To recap - the FCC is required to allow challenges to its data because of its history of inaccurate broadband claims. The FCC created a proprietary fabric with a hasty contract with Costquest Associates, trying to tackle an extremely difficult problem on a short timeline. States had an early shot to fix errors in the fabric, but at a time when many state offices were still seeking people to work in their broadband offices. The data only became publicly available after the deadline passed to fix what could be millions of omitted or incorrect locations, at which point the FCC and NTIA encouraged people to submit challenges (during the December holidays) to fix both the fabric and the overstated claims of availability.
In our internal sanity check, we found just one clear communication from NTIA about the October 30 fabric challenge deadline. Nearly all appear to have been ambiguous about what challenges would change BEAD allocations. FCC communications likewise treated challenges interchangeably, leading few to realize that location challenges after October 30 would not change BEAD allocations, which is the primary reason so many were motivated to fix Costquest’s errors.
Why? As best we can tell, the FCC is concerned that if it adjusted the fabric after October 30 based on the public challenges, it would have to give the ISPs more time to claim service available to those new locations. However, the ISPs already had a chance to fix those errors. Thus, the FCC had to choose between leaving potentially more than a million locations off the map erroneously or including them and running the risk that some small subset of them might be classified inaccurately as unserved. The Commission made its usual choice - backing ISPs rather than residents and small businesses that need better Internet access.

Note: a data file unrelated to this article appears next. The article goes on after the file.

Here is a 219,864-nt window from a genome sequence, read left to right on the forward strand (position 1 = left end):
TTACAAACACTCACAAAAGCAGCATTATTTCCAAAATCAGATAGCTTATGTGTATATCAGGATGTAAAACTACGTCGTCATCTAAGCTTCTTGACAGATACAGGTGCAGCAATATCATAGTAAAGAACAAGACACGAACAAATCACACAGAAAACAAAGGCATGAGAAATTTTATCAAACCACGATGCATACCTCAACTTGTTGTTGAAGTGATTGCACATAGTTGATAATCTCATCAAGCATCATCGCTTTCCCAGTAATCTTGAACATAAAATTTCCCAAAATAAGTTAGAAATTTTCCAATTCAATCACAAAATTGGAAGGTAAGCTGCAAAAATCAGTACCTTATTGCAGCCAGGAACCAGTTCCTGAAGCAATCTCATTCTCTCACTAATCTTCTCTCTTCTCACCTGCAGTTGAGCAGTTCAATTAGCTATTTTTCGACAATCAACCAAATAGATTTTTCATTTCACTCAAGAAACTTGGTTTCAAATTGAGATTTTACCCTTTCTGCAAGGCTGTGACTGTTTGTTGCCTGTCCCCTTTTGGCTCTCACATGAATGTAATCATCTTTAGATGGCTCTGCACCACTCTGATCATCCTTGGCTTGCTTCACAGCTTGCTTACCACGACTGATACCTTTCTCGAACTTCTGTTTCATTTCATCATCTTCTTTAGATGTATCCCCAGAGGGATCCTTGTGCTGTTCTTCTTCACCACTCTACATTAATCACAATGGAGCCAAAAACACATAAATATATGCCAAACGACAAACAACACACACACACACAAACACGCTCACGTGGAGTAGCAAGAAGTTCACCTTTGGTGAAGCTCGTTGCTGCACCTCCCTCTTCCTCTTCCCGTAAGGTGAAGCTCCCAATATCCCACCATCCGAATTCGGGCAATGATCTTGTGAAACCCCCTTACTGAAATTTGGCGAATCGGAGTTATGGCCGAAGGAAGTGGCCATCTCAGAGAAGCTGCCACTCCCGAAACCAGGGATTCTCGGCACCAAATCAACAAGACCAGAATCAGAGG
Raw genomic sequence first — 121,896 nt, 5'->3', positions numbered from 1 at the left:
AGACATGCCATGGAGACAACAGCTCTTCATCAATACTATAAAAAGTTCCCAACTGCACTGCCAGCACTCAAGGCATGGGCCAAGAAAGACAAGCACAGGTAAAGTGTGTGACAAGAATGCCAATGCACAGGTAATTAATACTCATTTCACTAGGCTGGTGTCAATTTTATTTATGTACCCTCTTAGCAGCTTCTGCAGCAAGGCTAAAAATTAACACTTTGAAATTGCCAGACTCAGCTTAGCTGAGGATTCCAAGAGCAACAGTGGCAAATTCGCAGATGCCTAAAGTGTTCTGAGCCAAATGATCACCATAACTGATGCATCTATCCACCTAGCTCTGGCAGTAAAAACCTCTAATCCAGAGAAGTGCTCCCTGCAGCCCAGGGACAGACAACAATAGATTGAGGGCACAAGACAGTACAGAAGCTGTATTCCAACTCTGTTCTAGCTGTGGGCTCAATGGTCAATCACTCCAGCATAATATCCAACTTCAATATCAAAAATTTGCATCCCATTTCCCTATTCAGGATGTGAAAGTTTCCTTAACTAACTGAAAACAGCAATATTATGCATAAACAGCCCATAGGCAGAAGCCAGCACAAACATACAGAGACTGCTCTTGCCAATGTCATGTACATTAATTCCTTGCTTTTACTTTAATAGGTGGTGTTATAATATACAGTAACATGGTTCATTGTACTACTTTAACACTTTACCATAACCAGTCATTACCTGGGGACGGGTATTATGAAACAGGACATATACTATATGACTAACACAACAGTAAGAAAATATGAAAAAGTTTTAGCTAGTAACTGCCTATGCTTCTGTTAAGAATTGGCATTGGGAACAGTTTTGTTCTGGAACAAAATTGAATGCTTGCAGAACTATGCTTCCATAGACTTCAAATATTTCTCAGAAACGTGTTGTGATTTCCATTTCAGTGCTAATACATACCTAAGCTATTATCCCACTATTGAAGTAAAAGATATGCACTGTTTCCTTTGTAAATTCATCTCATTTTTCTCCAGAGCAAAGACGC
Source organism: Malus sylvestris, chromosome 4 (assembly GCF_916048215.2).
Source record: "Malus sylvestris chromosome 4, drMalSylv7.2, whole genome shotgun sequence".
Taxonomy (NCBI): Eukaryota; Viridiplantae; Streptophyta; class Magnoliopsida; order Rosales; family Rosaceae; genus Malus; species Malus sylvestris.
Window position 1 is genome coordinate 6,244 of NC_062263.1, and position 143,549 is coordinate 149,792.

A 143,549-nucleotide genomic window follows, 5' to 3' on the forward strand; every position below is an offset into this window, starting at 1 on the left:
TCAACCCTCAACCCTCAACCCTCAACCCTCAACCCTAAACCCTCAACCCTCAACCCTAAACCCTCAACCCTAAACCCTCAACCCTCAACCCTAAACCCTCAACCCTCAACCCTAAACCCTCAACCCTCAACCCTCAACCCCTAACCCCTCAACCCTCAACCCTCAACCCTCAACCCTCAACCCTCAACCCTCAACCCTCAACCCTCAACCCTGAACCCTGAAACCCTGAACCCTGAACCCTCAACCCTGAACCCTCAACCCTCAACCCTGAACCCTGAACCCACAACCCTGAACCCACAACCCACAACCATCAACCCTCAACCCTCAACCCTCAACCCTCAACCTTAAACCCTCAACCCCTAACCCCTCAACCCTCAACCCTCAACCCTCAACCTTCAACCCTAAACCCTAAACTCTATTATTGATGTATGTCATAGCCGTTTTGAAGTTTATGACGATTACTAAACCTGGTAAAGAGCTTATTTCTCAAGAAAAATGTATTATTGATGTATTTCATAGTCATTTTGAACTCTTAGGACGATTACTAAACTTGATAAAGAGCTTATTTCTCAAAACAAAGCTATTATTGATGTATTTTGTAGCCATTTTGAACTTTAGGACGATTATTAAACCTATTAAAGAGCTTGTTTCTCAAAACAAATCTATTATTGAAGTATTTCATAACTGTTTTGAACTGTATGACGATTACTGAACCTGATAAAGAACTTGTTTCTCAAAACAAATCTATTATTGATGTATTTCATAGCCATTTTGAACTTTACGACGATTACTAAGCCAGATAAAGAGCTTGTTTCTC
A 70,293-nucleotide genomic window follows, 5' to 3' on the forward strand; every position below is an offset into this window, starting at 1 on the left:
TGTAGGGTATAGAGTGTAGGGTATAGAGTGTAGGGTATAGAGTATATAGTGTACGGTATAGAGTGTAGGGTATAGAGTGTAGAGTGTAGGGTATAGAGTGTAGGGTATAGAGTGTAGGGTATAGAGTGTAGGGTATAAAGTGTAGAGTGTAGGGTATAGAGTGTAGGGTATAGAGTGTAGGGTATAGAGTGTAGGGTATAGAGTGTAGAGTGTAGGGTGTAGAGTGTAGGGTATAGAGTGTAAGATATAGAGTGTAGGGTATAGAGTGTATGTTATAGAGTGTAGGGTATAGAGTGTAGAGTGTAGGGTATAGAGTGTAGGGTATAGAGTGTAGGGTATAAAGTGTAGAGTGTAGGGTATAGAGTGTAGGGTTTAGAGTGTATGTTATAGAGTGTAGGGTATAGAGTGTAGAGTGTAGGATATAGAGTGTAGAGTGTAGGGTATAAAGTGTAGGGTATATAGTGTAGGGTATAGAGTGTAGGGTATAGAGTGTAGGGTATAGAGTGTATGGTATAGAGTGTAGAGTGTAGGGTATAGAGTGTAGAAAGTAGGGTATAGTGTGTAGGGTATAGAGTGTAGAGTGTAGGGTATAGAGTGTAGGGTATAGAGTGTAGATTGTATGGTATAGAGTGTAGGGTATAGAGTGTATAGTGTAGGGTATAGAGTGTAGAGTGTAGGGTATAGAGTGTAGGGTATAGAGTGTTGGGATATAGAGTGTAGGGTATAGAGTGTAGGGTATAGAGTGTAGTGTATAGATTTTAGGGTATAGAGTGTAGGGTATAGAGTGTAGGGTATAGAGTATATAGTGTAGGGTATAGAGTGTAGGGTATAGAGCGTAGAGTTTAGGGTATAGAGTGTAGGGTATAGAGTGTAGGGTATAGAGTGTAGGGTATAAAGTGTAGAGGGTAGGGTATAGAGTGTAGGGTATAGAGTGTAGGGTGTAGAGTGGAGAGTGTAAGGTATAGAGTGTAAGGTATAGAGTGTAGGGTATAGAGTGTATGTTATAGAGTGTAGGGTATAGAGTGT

Meet the new maps, same as the old maps
One of the reasons many of us actually focused on fabric location challenges is because they seemed more likely to succeed than availability challenges, which are harder to prove. People and governments find it easier to identify home and business addresses that exist than they do to argue about whether an ISP has accurately described the services available at that location.
Many of us hoped that the FCC would incorporate some form of crowd-sourced data in its mapping process, but it has not. The FCC declined, in part because individual speed test results may not accurately reflect a connection because the test might have been done over congested Wi-Fi or that service might be a lower tier from the max offered, or other reasons. However, many working in this space have convincingly argued that many speed tests in aggregate should be used to highlight regions with consistent significant discrepancies between test results and the claimed advertised speeds from ISPs. We fear that the availability challenges may become a “he said, she said” affair.
Availability challenges can be done by property owners or in bulk by states, local governments, Tribes, and others licensed to do so. However, it is not clear how the FCC will actually adjudicate between a provider and a homeowner. For instance, a fixed wireless provider told the FCC it offered my home symmetrical gigabit. But their website told me I could pay hundreds of dollars for 2 or 3 Mbps. I asked for the service and when I got no response, I filed a challenge. We’ll see how it goes. Even if I succeed, the map will likely still reflect that ISP telling the FCC that it would offer a symmetrical gigabit to my neighbors. The FCC refuses to penalize firms for repeatedly filing false information, arguing it could actually be an honest mistake. This feels like reports of when that mob guy fell down the stairs onto a knife seven times. It’s an embarrassment to a process with so much at stake, and an insult to our collective intelligence.